The Obama administration's latest delay in fully implementing the employer mandate in its embattled health-care insurance law confirms the harsh fact that it remains a huge political albatross hanging around the president's neck.
The conceding of another year or more of time to employers to offer health-care coverage to their workers guarantees that the contentious issue will continue to plague Barack Obama as he struggles to free himself of the legislative near-paralysis that has gripped Washington throughout his Oval Office tenure.
The law, fixed poisonously in the public mind as Obamacare, now gives employers of 50 or more workers approximately two years to comply and avoid a federal penalty, and employers of 100 or more a year. While giving management more breathing room, the move guarantees the heated debate will continue to dominate the public and political discourse.
Already, the "reprieve" for employers calculating how best they can comply and at what cost is being decried as favorable treatment at the expense of workers, who are obliged by the law to obtain insurance coverage or face their own penalty for noncompliance.
Beyond that, the latest switch in the rules smacks of confusion if not incompetence on the part of the administration in anticipating the complications of rolling out and applying the rules governing Mr. Obama's prize legislative achievement.
The president's public image as a cool, controlled chief executive who maintains a steadying demeanor when all around him is chaos has been imperiled by the journey of Obamacare from progressive theory to real-world glitches. Also, his stumbles in efforts to defend his pet project, including misstatements about citizens' ability keep their old insurance, have given his foes ammunition with which to question not only his sure-footedness but his honesty.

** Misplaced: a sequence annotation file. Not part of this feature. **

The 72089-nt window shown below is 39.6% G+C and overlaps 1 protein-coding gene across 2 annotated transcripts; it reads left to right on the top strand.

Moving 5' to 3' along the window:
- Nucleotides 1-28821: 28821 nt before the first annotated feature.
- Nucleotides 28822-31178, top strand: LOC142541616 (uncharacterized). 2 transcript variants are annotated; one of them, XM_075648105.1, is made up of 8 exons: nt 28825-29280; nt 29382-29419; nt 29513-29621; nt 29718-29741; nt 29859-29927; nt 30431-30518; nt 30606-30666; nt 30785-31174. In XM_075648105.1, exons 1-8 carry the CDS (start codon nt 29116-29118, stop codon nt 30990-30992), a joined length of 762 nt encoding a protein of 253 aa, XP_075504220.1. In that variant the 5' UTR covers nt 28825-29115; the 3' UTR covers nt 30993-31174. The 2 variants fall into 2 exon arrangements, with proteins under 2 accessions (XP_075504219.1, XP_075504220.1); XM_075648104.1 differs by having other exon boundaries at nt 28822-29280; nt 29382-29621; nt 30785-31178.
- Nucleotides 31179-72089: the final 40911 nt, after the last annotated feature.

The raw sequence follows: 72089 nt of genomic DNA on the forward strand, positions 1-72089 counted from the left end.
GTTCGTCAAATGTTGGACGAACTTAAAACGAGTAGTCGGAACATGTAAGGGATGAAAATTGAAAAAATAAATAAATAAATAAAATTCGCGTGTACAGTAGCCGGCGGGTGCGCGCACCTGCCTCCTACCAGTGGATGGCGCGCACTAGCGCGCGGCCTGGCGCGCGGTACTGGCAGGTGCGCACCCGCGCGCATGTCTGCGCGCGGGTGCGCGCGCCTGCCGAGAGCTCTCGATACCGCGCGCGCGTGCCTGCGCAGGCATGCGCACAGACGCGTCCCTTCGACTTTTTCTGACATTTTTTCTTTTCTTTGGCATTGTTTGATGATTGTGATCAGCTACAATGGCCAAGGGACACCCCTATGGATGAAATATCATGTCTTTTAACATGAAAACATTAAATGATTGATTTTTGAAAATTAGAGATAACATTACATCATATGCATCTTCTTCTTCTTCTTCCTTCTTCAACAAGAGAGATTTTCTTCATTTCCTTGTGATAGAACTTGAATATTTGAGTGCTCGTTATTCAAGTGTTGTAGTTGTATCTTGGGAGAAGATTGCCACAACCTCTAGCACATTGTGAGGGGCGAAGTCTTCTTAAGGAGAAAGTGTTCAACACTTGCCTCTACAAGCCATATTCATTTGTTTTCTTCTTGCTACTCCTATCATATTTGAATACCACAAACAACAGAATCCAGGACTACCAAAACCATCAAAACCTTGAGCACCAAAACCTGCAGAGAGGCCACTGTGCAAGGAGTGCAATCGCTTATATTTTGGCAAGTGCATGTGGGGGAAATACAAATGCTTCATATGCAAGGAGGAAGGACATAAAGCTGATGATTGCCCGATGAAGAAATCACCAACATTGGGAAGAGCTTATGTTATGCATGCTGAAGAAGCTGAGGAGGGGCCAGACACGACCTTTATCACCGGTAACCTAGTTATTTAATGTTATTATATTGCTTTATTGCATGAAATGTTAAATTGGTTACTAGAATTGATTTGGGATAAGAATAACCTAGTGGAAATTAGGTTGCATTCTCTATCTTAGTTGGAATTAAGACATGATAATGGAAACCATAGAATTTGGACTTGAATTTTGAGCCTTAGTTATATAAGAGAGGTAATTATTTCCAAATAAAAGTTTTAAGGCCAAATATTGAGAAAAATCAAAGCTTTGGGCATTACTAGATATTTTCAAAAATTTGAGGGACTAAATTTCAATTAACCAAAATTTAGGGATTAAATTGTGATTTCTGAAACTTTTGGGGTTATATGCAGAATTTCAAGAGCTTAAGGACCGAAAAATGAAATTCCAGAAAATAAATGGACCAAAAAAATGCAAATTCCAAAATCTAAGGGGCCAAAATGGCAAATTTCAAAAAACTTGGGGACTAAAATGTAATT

The president's pivot in the second year of his second term to greater reliance on executive-branch powers in the face of legislative stalemate has played into House Speaker John Boehner's hands. As disingenuous as his argument may be, he alleges that the administration under Mr. Obama cannot "be entrusted to enforce our laws'' as written by the politically divided legislative branch.
Ironically, largely as a result of the way Obamacare has come to dominate the domestic agenda well into this president's second term, with no end in sight, the president as its chief advocate finds himself captive to his own offspring.
The allegation of incompetence that haunted former Gov. Jimmy Carter of Georgia during his one term in the White House in the 1970s is now being hurled at Mr. Obama by his single-minded Republican opponents on Capitol Hill, with the implementation of Obamacare their particular bludgeon.
In a sense, Mr. Obama was blind-sided by his apparent expectation, shared with his chief policy advisers, that the health-care insurance protection so long sought by liberal Democrats, once in place, would be a huge and continuing political boost for the party.
The absence of adequate health-care coverage for all Americans constituted a gaping hole in the social safety net that was the party's greatest domestic heritage from New Deal days. Obamacare under any name was expected to solidify Democratic support well into the future, particularly among lower-income and middle-income voters.
Instead, the jury remains out on whether it will be regarded the same anchor of political backing that Social Security, Medicare and Medicaid have become, or a cause of endless conflict. Much still depends on Mr. Obama's ability to lift the program beyond its substantial growing pains and engineer it to a recognized place in the fortress of government-provided social stability to which theDemocratic Party has claimed authorship.
Unfortunately for Mr. Obama, the law that now bears his name will be a central issue in the November congressional elections that likely will determine the course of his own agenda in his remaining two years in office. The same may well be true for the 2016 presidential election, especially if Hillary Clinton, who tried and failed to write a health-care law in her husband's presidency, is the Democratic nominee.
Unless Obamacare has settled in as the accepted and effective new component in the social safety net, this troublesome fight could still be with us two years from now.
Jules Witcover is a syndicated columnist and former long-time writer for The Baltimore Sun. His latest book is "Joe Biden: A Life of Trial and Redemption" (William Morrow). His email is firstname.lastname@example.org.